The thoughts below have been rattling around in my head keeping me awake at night, so I felt compelled to write them down. Please, I welcome your thoughts on the topic. I certainly don't mean to say that this is every church everywhere, because thankfully, I know it is not true, but it sure is rampant and it shouldn't be.
I am writing this today because I am distressed. It seems that the church has a blind eye when it comes to orphans and adoption. (or many other needs for that matter.) Not only that, but there is a standard response that adoptive parents receive when approaching the church for assistance with adoption expenses.
First expressed by leadership is utter bewilderment, “That’s nice that you want another child, but what does that have to do with the church? Why is it our responsibility to help you just because you would like another child?” Occasionally this is followed with the even more atrocious observance, “You have enough children.”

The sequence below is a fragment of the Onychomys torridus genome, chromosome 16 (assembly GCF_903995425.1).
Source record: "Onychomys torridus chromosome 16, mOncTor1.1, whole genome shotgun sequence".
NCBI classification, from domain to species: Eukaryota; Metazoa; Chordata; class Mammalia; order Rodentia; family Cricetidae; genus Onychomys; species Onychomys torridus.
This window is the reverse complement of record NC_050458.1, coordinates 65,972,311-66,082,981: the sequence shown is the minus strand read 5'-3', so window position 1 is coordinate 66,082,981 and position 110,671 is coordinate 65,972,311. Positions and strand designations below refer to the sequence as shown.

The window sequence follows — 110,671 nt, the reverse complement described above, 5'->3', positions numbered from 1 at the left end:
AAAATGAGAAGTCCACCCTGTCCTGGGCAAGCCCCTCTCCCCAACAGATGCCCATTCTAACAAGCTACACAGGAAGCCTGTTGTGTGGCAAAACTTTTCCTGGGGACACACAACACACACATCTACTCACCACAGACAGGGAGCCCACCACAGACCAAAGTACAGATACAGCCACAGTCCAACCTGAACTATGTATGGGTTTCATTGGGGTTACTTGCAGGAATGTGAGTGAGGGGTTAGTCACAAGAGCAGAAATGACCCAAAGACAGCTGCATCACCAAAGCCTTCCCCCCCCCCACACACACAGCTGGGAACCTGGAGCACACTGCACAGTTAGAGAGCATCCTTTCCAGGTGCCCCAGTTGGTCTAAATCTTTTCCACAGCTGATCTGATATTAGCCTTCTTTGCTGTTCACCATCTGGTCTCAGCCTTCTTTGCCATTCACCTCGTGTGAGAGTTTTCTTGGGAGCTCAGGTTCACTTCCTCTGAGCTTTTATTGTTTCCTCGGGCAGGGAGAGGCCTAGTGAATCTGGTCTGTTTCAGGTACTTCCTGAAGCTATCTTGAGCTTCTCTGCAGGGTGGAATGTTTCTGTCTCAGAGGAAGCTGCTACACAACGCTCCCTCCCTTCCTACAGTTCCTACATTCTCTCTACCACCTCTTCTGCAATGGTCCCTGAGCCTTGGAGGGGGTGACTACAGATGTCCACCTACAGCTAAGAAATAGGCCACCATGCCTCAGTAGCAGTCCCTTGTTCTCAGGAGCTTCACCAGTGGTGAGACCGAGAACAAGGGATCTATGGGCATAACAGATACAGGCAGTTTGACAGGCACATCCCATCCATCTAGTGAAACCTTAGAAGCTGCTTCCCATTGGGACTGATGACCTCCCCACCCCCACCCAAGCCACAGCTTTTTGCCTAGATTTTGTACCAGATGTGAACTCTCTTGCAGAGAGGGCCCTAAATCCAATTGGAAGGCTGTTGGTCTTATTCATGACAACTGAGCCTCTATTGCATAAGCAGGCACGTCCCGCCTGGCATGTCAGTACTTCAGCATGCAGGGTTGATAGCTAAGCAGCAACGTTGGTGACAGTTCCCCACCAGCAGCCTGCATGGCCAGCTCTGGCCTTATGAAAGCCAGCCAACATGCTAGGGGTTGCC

Second, the rationale, “If we were to help you, we would have to help everybody else who wanted to do the same.”
I don’t know which upsets me more. The fact that there is not just apathy to God’s commission regarding the orphan but an active resistance, an utter refusal to accept the responsibility placed upon us to care for orphans, or the unwillingness to open the floodgates of Heaven to make it happen. How has the church failed to remember that it was only through our adoption by God that we call Him Father?
In order to correctly discuss these issues, we must first establish some truths.
1. All Christians were once orphans in need of a father. We have been adopted into God’s family. Adoption is how we became children of God.